Einwanderungszentralstelle (EWZ) Anträge

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The Einwanderungszentralstelle (EWZ) Anträge (Immigration Center Applications) is a collection of records consisting of more than 400,000 applications by ethnic Germans living outside Germany during the period 1939-1945. These were people applying for naturalized German citizenship.

The actual documents were formerly kept in the so-called "Berlin Document Center" and since 1992 have been part of the Berlin (Finckensteinallee 63; 12205 Berlin) Bundesarchiv [Federal Archive] (D).

Microfilm copies of these records (publication A3342) are now also stored with the United States National Archives in Washington, DC. They may be ordered at a cost of $34US plus shipping and handling. You may contact James Kelling, james.kelling@arch2.nara.gov, to find out which roll holds the surname you are seeking. Once you know which ones you want, films may be ordered by calling 1-800-234-8861 or (202) 501-5235 and must be paid for with Visa or Mastercard.

The applications are arranged by country or region of origin and thereunder alphabetically by family name. Each application might include several forms and other documents already described in other EWZ series, along with additional correspondence. The applications represent only a fraction of the total number of ethnic Germans who were considered for naturalization by the EWZ.

The nine series (totaling 3,724 16mm microfilm rolls) are as follows:

  1. Series EWZ-50 for the USSR
    (c. 110,000 files for ethnic Germans from the former Soviet Union, reproduced on 843 rolls).
  2. Series EWZ-51 for Rumania
    (c. 82,000 files reproduced on 700 rolls).
  3. Series EWZ-52 for Poland
    (c. 100,000 files for ethnic Germans from areas within the 1939 boundaries of Poland, reproduced on 701 rolls).
  4. Series EWZ-53 for the Baltic countries
    (c. 73,000 files for ethnic Germans from Estonia, Latvia, and Lithuania, reproduced on 587 rolls).
  5. Series EWZ-541 for Yugoslavia
    (c. 23,000 files for ethnic Germans from regions within the 1941 boundaries of Yugoslavia, reproduced on 150 rolls).
  6. Series EWZ-542 for France
    (c. 14,000 files for ethnic Germans from France, reproduced on 223 rolls).
  7. Series EWZ-543 for Bulgaria
    (c. 700 files for ethnic Germans from Bulgaria, reproduced on 6 rolls): C052-C057.
  8. Series EWZ-544 for applicants from Wehrmacht, Organisation Todt, SD or SS personnel
    (c. 7,677 files for ethnic Germans from various lands, reproduced on 76 rolls).
  9. Series EWZ-545 for Süd-Tirol
    (c. 77,000 files for ethnic Germans from Süd-Tirol, processed by ADERST, a forerunner of the EWZ, reproduced on 438 rolls).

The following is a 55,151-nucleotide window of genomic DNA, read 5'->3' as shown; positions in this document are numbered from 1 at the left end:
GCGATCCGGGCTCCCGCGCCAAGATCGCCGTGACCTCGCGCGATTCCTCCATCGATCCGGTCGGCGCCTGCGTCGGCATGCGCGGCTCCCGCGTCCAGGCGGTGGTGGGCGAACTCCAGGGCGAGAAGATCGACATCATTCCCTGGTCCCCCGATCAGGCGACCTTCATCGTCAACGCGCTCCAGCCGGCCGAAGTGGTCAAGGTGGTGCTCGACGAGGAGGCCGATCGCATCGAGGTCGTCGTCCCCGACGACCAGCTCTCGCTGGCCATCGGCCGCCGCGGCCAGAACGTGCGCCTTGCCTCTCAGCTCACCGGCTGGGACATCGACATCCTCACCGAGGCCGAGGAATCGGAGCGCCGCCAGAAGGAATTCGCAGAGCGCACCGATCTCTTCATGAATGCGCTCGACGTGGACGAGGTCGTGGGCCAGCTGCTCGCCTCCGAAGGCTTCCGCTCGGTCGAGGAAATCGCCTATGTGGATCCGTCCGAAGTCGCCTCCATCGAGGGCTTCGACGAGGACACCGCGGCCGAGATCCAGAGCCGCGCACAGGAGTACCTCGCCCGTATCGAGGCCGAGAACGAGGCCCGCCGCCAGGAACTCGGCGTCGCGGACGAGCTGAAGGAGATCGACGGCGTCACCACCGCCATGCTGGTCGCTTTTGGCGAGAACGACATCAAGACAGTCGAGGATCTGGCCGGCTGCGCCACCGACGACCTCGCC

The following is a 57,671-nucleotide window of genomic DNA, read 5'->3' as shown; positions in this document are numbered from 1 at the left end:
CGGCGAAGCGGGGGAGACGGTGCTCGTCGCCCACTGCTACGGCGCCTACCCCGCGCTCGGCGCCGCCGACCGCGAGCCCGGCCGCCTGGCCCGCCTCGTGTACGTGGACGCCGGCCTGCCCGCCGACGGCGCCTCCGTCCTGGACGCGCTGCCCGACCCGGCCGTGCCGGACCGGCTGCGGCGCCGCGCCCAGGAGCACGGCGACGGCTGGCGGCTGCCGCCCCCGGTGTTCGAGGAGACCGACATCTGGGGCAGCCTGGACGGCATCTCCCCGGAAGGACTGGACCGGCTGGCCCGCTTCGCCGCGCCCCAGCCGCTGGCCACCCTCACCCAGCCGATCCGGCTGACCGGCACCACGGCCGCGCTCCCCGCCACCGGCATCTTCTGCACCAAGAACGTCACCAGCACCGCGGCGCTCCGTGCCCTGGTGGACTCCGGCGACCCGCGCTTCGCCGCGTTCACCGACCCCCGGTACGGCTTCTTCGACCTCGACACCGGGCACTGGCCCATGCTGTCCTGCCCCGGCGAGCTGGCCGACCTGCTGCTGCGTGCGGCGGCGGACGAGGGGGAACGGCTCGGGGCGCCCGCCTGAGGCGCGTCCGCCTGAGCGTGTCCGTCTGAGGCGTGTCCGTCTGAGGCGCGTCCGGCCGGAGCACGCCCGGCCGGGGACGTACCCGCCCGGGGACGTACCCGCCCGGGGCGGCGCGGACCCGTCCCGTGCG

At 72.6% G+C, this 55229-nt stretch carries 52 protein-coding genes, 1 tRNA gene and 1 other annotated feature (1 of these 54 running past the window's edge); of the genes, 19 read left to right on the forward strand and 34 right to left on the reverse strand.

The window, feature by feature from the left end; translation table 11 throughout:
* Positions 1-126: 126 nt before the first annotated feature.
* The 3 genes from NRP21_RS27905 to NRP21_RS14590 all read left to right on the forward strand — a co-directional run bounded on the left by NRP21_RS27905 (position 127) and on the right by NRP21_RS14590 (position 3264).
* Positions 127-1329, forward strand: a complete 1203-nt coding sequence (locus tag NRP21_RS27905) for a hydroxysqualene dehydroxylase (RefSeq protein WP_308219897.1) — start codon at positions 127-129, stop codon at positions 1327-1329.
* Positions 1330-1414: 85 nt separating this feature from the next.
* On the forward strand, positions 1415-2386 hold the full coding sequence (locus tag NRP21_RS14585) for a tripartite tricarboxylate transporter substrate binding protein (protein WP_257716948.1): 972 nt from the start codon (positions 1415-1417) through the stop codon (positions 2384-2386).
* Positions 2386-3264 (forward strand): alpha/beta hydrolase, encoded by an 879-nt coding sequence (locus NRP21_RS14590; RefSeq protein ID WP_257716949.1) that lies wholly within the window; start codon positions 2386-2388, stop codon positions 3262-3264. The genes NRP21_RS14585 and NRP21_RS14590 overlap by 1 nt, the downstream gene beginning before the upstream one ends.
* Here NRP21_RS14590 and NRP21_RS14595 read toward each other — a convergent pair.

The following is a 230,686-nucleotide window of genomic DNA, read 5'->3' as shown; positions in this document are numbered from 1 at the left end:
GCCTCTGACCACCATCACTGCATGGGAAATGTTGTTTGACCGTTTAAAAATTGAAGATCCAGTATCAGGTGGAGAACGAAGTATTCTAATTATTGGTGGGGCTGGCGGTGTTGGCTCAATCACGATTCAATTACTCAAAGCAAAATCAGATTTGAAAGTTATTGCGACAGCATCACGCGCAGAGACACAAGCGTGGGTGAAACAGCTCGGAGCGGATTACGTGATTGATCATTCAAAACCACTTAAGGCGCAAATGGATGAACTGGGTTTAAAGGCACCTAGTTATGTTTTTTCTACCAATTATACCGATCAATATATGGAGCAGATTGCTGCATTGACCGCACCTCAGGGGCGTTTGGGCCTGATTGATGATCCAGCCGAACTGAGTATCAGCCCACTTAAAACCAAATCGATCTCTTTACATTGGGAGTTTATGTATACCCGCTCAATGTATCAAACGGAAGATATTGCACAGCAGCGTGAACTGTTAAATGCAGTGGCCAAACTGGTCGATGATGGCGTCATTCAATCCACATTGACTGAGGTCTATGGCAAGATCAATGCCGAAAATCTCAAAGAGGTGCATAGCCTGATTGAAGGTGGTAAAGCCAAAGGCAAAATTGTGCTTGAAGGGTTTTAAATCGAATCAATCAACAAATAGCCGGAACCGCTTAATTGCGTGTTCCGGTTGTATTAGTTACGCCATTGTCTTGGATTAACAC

Each file within these series might contain some or all of the following documents:

  • Identity papers that establish an applicant's ethnic German background (Volkstumsausweis) or resettler status (Umsiedlerausweis)
  • a "family form" (Stammblatt) that identifies the ethnic backgrounds of an applicant's parents, spouse, and children
  • a naturalization application form (Einbürgerungsantrag)
  • a declaration of naturalization (Einbürgerungsverfügung, usually abbreviated Vfg.)
  • a copy of the naturalization certificate (Abschrift der Einbürgerungsurkunde)
  • related correspondence.

The extent and format of records for each country or region varies considerably. Application files for ethnic Germans from France, for example, contain the most extensive documentation of any series. By contrast, application files from Poland and Yugoslavia appear more routine and less detailed in documentation. One viewer of a film reported finding the following information:

  • Name, birth date and location of head of family, names of spouse, their children and the parents of both spouses
  • Marriage date and location of head of family
  • Whether the parents of each spouse were already deceased, died in war, were also applying to immigrate or were staying
  • which camp the family was being sent to
  • all correspondence regarding the application and this could be lengthy; some correspondence exceeded 20 pages and included hand-written letters of application and descriptions of homes and contents that would have to be compensated by Germany for their loss in the move.
  • Some applications included family trees up to four generations as the applicants had to prove their German descent.
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